How Jim Schwartz Can Get the Detroit Lions Back to the Playoffs

Alen Dumonjic@@Dumonjic_AlenContributor IIApril 12, 2013

DETROIT, MI - NOVEMBER 22:  Detroit Lions head coach Jim Schwartz talks with NFL referee Walt Coleman during a disputed play during the game against the Houston Texans at Ford Field on November 22, 2012 in Detroit, Michigan. The Texans defeated the Lions 34-31.  (Photo by Leon Halip/Getty Images)
Leon Halip/Getty Images

It was only two years ago when Detroit Lions head coach Jim Schwartz took the franchise to the playoffs for the first time since 1999. It was one of the NFL's most remarkable stories after the team hit an all-time low under previous head coach Rod Marinelli. Following the 2011 playoff season, the Lions were expected to take the next step and become full-time contenders but they didn't.

The 2012 season was a tough one for Schwartz and his team. They were ravaged by injuries, had too many turnovers, were one dimensional offensively and struggled with the mental side of the game in all three phases. It led to a 4-12 record and a seat in the basement of the NFC North.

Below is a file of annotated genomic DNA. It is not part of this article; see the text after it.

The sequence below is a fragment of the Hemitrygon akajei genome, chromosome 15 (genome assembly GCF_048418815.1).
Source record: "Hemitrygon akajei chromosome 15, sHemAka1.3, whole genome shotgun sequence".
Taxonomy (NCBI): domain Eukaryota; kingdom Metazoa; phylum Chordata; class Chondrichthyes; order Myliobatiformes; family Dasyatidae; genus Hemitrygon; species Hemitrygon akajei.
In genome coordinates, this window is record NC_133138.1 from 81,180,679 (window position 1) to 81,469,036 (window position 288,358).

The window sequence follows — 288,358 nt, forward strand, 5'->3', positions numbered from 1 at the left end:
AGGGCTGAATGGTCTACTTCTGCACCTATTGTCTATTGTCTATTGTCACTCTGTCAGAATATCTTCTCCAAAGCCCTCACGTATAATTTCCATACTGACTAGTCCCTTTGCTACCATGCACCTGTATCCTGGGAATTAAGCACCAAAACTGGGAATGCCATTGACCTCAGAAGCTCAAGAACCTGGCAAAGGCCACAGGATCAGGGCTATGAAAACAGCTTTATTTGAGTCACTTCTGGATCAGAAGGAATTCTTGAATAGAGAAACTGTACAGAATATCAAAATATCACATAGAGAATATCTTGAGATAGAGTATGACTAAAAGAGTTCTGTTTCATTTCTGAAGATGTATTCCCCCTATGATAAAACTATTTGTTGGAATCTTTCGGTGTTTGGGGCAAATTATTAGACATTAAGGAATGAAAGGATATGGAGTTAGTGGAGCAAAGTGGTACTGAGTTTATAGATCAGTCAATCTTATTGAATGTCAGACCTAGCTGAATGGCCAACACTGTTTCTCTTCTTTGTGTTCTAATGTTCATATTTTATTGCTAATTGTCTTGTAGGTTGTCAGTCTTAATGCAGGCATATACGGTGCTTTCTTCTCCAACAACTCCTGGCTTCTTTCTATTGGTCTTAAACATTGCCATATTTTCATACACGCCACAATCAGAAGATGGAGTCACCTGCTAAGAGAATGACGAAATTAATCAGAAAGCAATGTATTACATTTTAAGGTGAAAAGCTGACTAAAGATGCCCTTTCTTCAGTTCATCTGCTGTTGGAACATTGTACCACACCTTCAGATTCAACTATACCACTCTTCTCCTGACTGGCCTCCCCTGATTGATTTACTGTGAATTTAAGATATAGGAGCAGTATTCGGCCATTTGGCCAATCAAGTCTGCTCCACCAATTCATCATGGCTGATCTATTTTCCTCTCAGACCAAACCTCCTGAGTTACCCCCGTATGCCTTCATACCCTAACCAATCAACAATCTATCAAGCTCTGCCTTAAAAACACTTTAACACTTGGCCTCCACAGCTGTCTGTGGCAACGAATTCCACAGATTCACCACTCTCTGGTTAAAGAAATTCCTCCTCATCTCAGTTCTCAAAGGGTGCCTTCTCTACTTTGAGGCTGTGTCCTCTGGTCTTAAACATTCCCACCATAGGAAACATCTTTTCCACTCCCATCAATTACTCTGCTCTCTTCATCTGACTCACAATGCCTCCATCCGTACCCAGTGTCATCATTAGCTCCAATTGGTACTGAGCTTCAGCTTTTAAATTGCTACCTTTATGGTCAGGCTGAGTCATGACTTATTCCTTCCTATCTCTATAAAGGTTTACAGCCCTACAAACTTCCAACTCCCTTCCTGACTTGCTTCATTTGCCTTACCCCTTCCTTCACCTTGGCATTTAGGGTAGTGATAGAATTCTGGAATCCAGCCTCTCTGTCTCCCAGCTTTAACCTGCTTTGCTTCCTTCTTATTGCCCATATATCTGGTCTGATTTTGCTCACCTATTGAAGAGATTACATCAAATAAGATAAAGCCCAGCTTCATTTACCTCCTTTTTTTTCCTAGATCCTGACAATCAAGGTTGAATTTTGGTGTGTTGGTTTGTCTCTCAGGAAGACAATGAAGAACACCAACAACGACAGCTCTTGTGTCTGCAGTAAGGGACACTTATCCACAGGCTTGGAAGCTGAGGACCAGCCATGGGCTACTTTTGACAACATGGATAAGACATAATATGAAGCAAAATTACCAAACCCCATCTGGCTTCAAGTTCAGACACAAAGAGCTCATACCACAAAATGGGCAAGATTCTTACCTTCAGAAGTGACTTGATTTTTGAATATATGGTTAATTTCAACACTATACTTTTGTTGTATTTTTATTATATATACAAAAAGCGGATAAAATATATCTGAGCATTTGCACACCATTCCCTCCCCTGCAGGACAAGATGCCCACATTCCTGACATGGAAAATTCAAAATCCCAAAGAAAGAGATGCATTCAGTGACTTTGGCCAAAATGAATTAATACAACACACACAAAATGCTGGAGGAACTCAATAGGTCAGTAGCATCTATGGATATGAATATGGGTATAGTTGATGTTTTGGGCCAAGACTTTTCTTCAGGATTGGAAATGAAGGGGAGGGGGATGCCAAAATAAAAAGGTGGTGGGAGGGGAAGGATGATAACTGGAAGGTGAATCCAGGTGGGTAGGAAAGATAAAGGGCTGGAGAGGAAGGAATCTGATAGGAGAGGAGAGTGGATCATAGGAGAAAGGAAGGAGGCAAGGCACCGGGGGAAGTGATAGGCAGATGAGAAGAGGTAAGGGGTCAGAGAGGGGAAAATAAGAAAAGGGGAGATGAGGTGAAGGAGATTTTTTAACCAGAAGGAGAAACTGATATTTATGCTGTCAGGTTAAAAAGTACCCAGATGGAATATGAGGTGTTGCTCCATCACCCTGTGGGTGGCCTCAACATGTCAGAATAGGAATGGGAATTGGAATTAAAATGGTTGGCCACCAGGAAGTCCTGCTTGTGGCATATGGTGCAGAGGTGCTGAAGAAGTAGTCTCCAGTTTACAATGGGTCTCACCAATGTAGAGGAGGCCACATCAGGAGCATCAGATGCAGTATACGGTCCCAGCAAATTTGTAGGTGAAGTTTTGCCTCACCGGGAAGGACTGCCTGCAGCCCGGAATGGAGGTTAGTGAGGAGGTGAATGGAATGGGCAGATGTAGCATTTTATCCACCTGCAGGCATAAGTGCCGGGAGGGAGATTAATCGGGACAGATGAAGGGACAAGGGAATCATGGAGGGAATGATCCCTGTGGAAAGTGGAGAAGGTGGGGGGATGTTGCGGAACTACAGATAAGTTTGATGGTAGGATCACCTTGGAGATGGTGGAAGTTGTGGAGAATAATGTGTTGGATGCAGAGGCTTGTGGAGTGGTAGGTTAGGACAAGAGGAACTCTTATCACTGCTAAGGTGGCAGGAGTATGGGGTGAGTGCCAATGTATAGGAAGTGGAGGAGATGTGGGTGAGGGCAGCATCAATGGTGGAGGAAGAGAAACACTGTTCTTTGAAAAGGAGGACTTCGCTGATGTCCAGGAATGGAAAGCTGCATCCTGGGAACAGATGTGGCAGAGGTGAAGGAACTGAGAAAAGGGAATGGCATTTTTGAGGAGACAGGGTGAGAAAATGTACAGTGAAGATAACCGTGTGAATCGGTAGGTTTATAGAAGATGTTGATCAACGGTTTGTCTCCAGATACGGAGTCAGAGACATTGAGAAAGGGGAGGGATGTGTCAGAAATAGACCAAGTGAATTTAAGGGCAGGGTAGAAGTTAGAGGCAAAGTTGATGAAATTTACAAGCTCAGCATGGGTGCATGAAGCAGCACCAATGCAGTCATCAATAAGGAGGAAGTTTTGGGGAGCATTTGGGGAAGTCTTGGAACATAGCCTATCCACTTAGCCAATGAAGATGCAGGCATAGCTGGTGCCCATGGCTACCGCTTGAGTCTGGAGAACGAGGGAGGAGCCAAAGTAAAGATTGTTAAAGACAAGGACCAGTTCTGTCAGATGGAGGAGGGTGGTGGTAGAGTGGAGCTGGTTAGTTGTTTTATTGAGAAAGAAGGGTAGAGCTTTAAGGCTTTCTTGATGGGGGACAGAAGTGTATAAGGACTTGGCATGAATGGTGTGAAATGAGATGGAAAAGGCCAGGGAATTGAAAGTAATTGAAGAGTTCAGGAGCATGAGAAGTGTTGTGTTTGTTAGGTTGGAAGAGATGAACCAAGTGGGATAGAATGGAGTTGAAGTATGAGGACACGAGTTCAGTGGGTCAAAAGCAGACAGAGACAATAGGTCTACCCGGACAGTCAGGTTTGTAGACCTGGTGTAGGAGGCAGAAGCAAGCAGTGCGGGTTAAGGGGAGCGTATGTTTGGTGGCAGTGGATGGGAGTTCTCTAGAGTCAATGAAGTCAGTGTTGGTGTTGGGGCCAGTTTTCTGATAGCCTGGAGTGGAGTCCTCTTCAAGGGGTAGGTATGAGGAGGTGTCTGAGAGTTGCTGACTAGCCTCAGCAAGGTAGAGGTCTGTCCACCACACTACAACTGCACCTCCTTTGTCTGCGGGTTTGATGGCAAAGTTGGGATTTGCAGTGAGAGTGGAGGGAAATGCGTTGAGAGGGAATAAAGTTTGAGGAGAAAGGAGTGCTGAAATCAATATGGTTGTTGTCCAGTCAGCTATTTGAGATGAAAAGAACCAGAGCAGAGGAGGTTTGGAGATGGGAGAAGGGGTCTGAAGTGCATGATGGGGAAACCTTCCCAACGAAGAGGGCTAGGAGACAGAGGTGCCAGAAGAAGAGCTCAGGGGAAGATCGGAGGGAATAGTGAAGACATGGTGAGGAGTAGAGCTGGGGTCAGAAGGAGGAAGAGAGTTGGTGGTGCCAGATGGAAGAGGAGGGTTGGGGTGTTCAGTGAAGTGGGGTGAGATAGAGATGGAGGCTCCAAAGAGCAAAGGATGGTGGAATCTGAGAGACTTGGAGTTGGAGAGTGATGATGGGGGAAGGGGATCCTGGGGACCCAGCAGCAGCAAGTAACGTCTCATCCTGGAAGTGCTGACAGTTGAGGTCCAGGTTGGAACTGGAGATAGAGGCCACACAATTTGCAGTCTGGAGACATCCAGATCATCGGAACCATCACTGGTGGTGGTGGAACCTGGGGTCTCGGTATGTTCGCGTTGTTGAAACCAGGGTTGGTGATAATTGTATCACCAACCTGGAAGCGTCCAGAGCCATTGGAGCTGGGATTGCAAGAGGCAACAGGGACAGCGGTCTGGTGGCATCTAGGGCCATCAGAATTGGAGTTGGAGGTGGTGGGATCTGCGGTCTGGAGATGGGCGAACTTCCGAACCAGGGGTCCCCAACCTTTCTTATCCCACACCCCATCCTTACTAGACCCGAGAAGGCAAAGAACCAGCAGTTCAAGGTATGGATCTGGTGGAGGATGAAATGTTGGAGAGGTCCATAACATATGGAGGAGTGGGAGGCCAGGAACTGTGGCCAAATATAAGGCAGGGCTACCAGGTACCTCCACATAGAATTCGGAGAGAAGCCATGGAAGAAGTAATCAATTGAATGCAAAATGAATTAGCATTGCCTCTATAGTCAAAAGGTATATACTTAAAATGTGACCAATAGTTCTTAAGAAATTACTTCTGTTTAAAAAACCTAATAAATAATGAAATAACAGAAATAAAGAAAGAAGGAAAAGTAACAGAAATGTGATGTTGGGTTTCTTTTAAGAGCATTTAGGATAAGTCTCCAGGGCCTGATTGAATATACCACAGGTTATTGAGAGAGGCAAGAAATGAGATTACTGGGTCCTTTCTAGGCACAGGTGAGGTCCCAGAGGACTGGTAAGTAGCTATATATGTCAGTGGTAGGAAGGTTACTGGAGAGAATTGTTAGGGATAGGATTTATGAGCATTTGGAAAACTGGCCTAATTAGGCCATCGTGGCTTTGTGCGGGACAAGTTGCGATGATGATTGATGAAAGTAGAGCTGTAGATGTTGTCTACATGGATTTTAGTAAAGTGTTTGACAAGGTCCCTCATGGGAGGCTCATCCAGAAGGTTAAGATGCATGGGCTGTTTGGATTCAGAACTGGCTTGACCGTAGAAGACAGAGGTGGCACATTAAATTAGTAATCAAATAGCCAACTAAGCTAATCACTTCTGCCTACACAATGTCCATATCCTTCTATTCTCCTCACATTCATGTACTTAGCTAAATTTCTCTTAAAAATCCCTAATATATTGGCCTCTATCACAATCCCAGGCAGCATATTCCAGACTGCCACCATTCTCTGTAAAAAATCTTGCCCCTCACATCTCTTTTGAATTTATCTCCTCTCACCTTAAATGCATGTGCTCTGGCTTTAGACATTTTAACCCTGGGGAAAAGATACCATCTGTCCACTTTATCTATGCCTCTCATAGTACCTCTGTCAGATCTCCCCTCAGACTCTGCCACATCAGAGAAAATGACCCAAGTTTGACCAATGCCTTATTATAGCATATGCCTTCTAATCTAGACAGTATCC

Going into the 2013 season, Schwartz and his staff have to make sure that the same issues don't happen again if they plan on making the playoffs.

Schwartz can't control the health of his players, as it's part of the game and can happen to any team, but he can control his players not turning the ball over and avoiding mental mistakes in general.

Last season, the Lions were the third-worst team in the NFL in turnover differential, according to They had 16 more turnovers than they forced, which is not part of a winning game plan, as Schwartz explained to the team's website. (via

We turned the ball over too much. I think the bottom line of this league is score points and scoring enough points to win. For an offense, bottom line for the team is winning, but an offense needs to put points on the board. Whether it's a four down turnover or a fumble or an interception, we've had too many of them this year. We haven't scored enough points for our liking, which has led to not winning enough games.